2005-10-11 01:05:37
Re: Negative power?
"You're asking me to do at least 10 times the amount of work for the same content"

If you were creating data from scratch then, yes, RDF can be a bit clunky and time consuming. But as many SW advocates have pointed out in the past: most data that the SW needs has already been created (usually in existing databases - relational or otherwise). Creating SW data is therefore greatly simplified - you just need adapters/converters to expose this existing data in a SW friendly (RDF) way. It's not really about re-creating data, or creating new data from scratch in RDF - just re-purposing what we already have.

2005-10-28 00:46:33
Web 2.0 will evolve to Haystack
Haystack is having many interesting ideas such as UI continuations etc layered one over other . Web 2.0 developers are now handcoding mashups, which will be automated soon so that end users can themselves do mashups on the fly. An intermediate step in this direction is, which provides tools for mashups..

I think Haystack is the approach for enduser mashup tool using RDF. It would be either as the end of web 2.0 or begining of web 3.0

2005-12-15 08:10:52
JSON and the "Semantic Web"
JSON comes close to being exactly what is needed for the "Semantic Web" to explode not unlike "Web 2.0" but it falls just short of the mark. See the following article/site:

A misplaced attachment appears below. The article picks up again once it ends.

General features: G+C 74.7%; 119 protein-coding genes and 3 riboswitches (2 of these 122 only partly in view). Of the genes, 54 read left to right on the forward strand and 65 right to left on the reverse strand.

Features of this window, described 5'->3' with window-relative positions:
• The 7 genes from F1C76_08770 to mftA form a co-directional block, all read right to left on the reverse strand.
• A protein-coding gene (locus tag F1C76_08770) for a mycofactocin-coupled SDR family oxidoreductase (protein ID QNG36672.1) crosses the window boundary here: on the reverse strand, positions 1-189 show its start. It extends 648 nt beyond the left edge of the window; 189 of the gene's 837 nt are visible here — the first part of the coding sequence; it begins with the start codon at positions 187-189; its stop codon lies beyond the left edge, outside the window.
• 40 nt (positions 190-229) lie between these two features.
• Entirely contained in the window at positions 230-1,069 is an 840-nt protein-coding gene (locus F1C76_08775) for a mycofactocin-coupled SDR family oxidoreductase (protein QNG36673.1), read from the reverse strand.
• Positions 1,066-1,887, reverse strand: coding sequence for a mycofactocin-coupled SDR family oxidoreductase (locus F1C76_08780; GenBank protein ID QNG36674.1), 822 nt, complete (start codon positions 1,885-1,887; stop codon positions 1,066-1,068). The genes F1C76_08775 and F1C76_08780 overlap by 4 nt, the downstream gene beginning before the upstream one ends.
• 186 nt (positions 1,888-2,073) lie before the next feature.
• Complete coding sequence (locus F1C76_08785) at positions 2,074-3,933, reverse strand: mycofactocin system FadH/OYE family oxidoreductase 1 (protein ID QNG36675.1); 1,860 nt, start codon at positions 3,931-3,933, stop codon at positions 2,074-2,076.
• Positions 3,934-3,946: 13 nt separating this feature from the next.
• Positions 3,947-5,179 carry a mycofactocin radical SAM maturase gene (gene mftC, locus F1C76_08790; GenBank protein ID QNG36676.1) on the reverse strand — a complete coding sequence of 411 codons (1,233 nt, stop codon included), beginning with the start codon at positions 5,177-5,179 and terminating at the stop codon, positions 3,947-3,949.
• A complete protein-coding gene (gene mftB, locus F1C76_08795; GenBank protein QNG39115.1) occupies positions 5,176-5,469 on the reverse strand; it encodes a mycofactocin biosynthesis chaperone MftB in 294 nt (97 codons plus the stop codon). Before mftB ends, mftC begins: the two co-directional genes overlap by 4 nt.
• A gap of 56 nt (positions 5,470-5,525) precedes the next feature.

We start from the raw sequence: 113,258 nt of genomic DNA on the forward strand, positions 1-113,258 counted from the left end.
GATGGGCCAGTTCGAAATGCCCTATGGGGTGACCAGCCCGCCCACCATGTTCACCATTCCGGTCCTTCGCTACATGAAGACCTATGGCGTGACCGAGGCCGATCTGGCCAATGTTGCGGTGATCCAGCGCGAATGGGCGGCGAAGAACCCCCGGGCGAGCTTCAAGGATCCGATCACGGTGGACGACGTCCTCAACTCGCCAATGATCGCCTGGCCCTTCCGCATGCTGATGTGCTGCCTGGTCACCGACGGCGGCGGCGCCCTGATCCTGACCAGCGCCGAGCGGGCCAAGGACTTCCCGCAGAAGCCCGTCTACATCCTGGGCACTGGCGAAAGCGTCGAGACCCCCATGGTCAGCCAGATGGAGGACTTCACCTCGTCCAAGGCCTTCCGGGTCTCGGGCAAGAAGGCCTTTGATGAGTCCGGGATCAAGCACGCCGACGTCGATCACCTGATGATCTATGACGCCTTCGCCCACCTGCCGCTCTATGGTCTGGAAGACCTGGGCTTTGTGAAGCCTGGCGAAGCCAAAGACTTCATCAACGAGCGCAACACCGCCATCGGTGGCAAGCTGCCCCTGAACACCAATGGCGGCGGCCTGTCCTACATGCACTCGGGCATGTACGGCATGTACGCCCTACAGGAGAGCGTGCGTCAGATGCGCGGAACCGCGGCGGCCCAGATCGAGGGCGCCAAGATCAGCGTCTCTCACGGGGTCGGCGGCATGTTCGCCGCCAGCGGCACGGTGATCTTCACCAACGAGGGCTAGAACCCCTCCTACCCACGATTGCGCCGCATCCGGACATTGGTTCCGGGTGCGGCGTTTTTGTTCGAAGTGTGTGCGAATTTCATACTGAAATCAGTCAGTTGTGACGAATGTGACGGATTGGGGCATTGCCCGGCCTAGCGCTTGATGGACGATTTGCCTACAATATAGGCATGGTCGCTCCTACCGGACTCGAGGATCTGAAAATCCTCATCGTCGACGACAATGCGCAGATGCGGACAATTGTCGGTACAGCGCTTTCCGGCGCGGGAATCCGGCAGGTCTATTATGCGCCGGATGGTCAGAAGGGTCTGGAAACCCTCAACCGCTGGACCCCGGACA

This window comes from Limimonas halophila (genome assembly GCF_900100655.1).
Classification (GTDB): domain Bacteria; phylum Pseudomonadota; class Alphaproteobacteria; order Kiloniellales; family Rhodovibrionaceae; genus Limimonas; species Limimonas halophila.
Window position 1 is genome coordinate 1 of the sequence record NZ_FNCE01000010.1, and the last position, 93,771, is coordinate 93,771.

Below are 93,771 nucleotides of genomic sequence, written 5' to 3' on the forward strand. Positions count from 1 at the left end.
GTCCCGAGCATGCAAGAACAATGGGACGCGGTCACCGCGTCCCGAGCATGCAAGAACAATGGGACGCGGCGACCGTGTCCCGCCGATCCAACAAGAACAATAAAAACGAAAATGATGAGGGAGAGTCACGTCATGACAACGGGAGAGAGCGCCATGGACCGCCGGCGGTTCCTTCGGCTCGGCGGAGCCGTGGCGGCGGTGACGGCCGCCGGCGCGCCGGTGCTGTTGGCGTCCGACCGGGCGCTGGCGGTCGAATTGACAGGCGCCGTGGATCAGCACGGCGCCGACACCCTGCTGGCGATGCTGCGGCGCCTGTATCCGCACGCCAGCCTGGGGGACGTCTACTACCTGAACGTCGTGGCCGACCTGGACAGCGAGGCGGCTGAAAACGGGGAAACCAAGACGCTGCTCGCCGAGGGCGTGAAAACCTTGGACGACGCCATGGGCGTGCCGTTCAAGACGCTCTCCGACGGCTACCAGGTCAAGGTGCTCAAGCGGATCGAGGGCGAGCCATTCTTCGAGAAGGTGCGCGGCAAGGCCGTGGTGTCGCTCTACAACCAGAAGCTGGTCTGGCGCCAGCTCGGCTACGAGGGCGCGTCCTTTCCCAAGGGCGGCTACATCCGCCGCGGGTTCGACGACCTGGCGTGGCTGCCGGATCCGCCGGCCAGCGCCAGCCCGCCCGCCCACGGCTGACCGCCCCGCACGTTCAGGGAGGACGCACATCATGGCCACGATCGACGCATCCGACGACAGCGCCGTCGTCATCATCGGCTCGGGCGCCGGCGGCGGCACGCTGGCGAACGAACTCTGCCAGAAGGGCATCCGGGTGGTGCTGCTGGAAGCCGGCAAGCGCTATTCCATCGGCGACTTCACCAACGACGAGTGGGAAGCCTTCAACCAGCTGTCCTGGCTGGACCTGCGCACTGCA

Francis Hastings
2006-04-03 09:56:55
The Semantic Web and Web 2.0 are trying to solve completely different problems. SW is about backend integration between disparate data sets; Web 2.0 is about interfaces and interactivity. They couldn't be farther away on the design scale.
2006-04-14 16:40:06
I didn't realize there was a difference between web 2.0 and SW. It occurred to me that both were leveraging similar technologies (er w3c recommendations: xml, xslt, rss etc), the main difference between the two being web 2.0s' emphasis on improved user interface/experience (especially with ajax yada yada). Web 2.0 (like flickr, google reader, diigo, digg yada yada) content is more compelling and is almost always organized in intelligent ways by human beings, not computers. Computers aren't smart enough, yet.
RDF is compelling, but just how to translate data in RDBMSs to be useful with RDF is just not mainstream yet. I really don't think web 2.0 is doing anything to retard RDFs fruition. I give it until Jan. 7 2007 at 11:23PM PST.